A few months ago, I started some conversations (which some people might call ‘work’) with 14 multi-cultural community leaders in Sydney who are seeking ways to collaborate and learn from each other plus, share their strengths with the broader community. For example, one of the Afghan leaders told one of the African leaders that he would love to learn how they pull such big numbers of participants together in their community work!
One of the most interesting parts of the first evening together was “check-in” – it’s something we do, in place of introductions, but responds to both by asking people to share, around the circle/table; their name, where they’re from and how they are feeling today… depending on time, we sometimes add a 4th question to set the scene, like ‘Share something you are passionate about…’ or ‘When was the last time you saw your community at its’ best and what was it?’
From my experience, “check-in” with a group of approximately 20 people would take about 15 mins and is a great way to get conversations started, note how someone is feeling for group dynamics (tired, happy, sad etc) and start to hear the diverse range of individual passions…
I have had experiences through check-in that have been profound and moving, for example, when facilitating an ABCD workshop for the Department of Primary Industries with farmers, local shop owners, men’s shed volunteers and teachers, they spoke of how their communities have come together around drought and supported each other in a powerful way and how bitter-sweet this type of engagement can be – there were tears, tissues, laughing, hugging and support, all before the workshop even started!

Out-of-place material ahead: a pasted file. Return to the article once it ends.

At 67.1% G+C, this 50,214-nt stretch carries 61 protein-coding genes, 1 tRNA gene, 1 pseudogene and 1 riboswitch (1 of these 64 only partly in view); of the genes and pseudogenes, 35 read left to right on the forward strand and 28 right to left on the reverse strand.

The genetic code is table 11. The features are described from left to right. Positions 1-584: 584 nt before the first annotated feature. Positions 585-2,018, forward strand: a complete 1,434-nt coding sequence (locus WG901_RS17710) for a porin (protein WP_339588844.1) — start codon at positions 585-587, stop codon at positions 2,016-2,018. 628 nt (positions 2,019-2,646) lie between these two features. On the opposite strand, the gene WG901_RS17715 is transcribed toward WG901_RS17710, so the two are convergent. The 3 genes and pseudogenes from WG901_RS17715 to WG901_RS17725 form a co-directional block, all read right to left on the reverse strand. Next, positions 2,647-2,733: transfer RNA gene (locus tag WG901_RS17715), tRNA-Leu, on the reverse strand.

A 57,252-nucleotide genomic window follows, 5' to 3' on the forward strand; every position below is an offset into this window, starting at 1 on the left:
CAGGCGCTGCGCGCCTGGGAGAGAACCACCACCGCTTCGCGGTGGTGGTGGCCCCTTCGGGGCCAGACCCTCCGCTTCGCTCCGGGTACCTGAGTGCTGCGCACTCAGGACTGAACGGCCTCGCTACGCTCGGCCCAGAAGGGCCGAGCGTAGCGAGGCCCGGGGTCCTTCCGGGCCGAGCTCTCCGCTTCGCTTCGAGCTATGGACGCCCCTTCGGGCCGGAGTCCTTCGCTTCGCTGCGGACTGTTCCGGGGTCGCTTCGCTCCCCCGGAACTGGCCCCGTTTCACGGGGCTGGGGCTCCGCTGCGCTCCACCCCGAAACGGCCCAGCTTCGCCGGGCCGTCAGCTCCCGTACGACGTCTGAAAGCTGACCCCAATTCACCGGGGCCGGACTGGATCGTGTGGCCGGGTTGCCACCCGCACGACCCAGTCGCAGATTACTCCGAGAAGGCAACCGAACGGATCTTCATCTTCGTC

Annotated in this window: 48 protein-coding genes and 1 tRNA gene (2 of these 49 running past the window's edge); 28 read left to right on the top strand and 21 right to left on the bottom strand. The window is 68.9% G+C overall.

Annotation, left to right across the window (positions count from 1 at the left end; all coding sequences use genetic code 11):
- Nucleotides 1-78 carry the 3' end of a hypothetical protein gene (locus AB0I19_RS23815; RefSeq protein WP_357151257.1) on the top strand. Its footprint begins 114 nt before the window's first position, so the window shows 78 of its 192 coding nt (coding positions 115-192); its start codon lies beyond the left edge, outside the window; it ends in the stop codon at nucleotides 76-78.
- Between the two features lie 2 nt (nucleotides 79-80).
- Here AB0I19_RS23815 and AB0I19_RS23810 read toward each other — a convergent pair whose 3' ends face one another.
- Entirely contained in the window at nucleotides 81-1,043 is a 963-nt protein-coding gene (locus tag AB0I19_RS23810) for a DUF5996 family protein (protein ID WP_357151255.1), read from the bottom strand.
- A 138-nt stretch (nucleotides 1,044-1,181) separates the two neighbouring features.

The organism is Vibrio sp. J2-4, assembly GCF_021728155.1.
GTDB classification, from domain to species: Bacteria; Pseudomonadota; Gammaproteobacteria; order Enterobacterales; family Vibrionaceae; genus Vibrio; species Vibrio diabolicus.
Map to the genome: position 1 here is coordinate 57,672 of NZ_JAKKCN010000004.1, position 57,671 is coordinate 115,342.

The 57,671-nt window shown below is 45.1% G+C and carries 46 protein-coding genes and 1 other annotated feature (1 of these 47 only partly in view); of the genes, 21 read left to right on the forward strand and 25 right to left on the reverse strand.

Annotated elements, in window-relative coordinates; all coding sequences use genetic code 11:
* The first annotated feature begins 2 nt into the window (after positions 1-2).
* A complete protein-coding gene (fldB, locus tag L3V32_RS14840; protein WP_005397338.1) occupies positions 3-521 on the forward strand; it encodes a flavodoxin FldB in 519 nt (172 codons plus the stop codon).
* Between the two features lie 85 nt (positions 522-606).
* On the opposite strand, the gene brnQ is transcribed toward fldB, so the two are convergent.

Although, check-in with the multi-cultural community leaders was something quite inspiring and different… and it took almost an hour! They spoke their name and (for some) the history of their name, they shared where they were from but not only geographically (we heard about where some people were born, the countries they have moved to, getting to Australia, living in detention camps, immigration issues, lost family, found family, settling issues) and finally, how they are feeling today which was a mixture of excited, tired, inspired, hopeful!
When it came to my turn, I did check-in, but also reflected back to the group how wonderful the last hour had been and shared with them some thoughts that have been mulling away in my mind, for quite some time, which are; 1. some communities need some time and attention spent to the issue of healing, before launching into capacity building and 2. there is a culture of care, amongst community members, that is not as strong as it used to be – it’s still there, but not always as visible…
Not long after this experience Jack Pearpoint from Inclusion Press posted a video to Youtube and lo, and behold, it was John McKnight’s opening address to the Toronto Summer Institute where he talks about the Culture of Care and shares a wonderful childhood story which responds to how it once was and how we can all be part of real change!
In reflecting on John’s address, I realised that I regularly emphasis the session on “Discovering Care” when delivering ABCD workshops, thanks to my good friend and colleague, Mike Green who says, “When we discover what people truly care about, we can mobilise communities to action!”
If discovering care is key to community action, then deeply listening to what people care about is the best way to start re-building a Culture of Care!
Each month, I look forward to the gatherings in Sydney with these amazing community leaders and I’m listening intently! There is a rich diversity coming alive through the storytelling and each community member is there to co-create a new way forward. They are discovering a new Culture of Care through the ideas and initiatives they are building together!
We now have 7 different cultural groups, from across the Sydney area represented and we have started planning a large-scale community conversation for November! Based on an exercise borrowed and adapted from the Tamarack Institute which I’m sure will provide a whole other level of diversity to the conversations, the check-in should be astonishing!
Yours in Community,